Buying a stock is probably the easiest part of the investment process. Once you've found an opportunity and done all of the due diligence that you believe is required to establish whether or not the company is undervalued, clicking "buy" at the right price does not take much effort.
It is much more challenging to decide when to sell. You may have a game plan when you first enter a position, but there's no guarantee that the situation will remain the same throughout the duration of the trade. The situation will likely change over time, and you have to be prepared to adapt to this.
Being able to continually re-evaluate and adapt your investment plan to the changing market environment is challenging. It's made even more difficult by the fact that there's no right or wrong answer. As investors, we have to acknowledge that 90% of the time, the price we sell and buy at will be incorrect.
Still, that doesn't mean we shouldn't try to understand the process of selling and develop our framework for buying and selling securities, as well as keeping up to date with market movements.
When to sell
When it comes to deciding when to sell securities, Warren Buffett (Trades, Portfolio) has an elementary rule. He makes sure he buys only stocks that he will never need to sell; that way he never has to answer the question.
"Well, the best thing to do is buy a stock that you don't ever want to sell," is how the Oracle of Omaha replied to one audience member at the 1998 Berkshire Hathaway annual meeting of shareholders who asked him if he could outline the criteria Berkshire uses to decide when to sell a stock.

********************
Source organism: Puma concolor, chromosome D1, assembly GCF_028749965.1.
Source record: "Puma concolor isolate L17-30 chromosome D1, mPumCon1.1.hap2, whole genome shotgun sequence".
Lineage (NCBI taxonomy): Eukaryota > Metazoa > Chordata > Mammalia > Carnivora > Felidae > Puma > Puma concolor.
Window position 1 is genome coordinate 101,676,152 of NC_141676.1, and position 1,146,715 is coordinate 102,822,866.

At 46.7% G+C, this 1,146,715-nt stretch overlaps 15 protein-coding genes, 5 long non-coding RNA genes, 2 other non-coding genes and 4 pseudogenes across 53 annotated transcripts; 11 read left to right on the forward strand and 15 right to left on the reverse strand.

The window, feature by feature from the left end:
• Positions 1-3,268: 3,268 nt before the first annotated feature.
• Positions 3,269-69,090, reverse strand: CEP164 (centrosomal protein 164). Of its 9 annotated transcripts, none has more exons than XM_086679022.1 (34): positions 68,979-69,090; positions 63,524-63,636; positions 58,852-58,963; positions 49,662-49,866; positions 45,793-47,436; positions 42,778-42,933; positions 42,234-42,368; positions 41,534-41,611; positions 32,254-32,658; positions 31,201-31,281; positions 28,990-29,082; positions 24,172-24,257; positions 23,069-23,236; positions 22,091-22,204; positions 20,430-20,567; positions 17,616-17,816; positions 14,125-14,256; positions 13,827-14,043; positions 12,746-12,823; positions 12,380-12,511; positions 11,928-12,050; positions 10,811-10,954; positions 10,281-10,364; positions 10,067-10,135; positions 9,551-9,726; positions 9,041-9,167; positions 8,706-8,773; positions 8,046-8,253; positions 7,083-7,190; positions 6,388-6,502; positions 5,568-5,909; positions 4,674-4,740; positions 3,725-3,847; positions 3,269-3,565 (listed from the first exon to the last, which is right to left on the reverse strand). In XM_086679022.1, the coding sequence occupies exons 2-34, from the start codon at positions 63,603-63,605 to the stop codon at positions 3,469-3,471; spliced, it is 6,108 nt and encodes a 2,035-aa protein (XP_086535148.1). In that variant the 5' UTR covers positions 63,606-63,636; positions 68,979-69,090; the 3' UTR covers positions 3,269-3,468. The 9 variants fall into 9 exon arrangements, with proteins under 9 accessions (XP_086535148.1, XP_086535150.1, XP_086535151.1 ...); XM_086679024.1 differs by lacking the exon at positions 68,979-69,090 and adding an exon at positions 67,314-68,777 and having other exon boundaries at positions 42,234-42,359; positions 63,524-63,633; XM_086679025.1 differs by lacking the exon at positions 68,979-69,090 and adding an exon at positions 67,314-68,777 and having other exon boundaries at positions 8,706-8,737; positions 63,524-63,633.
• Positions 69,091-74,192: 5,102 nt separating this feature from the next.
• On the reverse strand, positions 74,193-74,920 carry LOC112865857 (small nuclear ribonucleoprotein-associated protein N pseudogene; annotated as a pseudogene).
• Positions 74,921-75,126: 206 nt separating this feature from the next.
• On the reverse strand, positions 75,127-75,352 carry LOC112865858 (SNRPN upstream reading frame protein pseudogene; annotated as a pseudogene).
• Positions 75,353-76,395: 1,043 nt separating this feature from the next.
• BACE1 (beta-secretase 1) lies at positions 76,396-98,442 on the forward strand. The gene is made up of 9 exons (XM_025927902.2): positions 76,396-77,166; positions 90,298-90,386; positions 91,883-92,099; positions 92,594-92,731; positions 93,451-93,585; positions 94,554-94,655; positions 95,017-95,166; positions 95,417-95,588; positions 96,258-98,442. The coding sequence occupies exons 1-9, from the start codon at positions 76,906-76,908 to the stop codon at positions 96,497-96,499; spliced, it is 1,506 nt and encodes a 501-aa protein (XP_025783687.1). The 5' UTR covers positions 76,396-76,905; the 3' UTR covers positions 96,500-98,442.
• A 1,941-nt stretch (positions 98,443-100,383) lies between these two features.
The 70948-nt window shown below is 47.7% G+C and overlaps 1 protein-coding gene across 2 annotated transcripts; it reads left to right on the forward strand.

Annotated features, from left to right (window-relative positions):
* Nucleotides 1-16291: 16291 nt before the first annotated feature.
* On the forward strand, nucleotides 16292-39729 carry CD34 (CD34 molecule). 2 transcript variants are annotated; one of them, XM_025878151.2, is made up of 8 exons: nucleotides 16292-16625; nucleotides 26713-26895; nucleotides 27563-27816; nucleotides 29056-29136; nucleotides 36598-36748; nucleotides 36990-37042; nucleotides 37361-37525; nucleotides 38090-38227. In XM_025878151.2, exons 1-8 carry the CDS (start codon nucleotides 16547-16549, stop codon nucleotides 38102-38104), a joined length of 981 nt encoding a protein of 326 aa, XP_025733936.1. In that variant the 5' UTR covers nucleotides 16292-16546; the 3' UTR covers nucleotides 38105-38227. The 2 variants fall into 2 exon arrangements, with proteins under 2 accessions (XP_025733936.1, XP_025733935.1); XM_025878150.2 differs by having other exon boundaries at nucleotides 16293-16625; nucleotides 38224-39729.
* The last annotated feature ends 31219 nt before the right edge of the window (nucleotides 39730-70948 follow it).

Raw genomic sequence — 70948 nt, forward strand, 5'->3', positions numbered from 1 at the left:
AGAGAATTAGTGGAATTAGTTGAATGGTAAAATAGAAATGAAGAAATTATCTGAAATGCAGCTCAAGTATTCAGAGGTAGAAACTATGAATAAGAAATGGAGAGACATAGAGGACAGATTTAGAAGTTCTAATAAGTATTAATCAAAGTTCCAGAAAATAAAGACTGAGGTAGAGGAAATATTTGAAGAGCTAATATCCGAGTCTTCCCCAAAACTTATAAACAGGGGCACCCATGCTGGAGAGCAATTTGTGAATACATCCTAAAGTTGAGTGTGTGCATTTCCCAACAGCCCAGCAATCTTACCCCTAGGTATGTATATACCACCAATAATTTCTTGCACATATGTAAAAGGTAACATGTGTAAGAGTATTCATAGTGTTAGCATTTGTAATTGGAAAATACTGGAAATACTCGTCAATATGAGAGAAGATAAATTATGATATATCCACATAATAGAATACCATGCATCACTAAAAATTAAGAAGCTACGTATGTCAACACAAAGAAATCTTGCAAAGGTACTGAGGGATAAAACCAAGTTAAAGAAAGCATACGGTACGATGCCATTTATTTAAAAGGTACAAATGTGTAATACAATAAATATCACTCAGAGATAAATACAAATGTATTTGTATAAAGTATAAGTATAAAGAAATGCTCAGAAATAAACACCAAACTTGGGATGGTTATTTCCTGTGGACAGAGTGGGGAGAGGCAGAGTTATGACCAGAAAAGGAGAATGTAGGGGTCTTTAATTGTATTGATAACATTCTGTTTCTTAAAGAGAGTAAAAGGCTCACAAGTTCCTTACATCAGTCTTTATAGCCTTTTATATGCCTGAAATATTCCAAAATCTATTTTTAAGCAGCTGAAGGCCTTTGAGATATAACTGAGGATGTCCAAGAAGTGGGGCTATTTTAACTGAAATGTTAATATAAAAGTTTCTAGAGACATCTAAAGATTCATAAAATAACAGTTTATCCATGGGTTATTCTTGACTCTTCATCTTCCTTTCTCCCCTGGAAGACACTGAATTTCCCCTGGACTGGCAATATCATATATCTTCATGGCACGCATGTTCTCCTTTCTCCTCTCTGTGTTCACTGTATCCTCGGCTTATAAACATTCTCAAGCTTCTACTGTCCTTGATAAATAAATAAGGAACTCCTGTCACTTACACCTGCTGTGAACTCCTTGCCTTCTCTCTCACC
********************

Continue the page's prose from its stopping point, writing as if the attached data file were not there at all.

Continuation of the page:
But planning this way can only get you so far, which is what Buffett went on to acknowledge. Another reason why you might want to sell a stock is because a better opportunity comes along, he said. In this situation, it is perfectly acceptable to turn your back on a stock you want to hold forever. Here's what Buffett had to say on the matter at the 1998 meeting:
"Sometimes, if we need money to move to another sector like we did last year, we will trim some holdings, but that doesn't mean we're negative on those businesses at all. I mean, we think they're wonderful businesses or we wouldn't own them. And we would sell A, if we needed money for other things.
"The GEICO stock that I bought in 1951, I sold in 1952. And it went on to be worth a hundred or more times -- before the 1976 problems -- 100 or more times what I'd paid. But I didn't have the money to do something else. So you sell if you need money for something else."
Another strategy the CEO of Berkshire Hathaway advocates is top-slicing or taking a certain amount of profit off the table with a security if it becomes seriously overvalued:
"You may sell if you believe the valuations between different kinds of markets are somewhat out of whack. And, you know, we have done a little trimming last year in that manner. But that could well be a mistake. I mean the real thing to do with a great business is just hang on for dear life."
When he handed the microphone on to Charlie Munger (Trades, Portfolio), the vice-president of the Berkshire added that the "ideal" time to sell a stock "is when you've found something you like immensely better."
The main takeaway from this commentary is that investors should be looking to find stocks that they don't need to sell in the first place. That way, they never have to deal with the difficult question of when to sell. If you own something you never intend to sell, you only need to consider exiting when you've found something better.
Disclosure: The author owns shares in Berkshire Hathaway.
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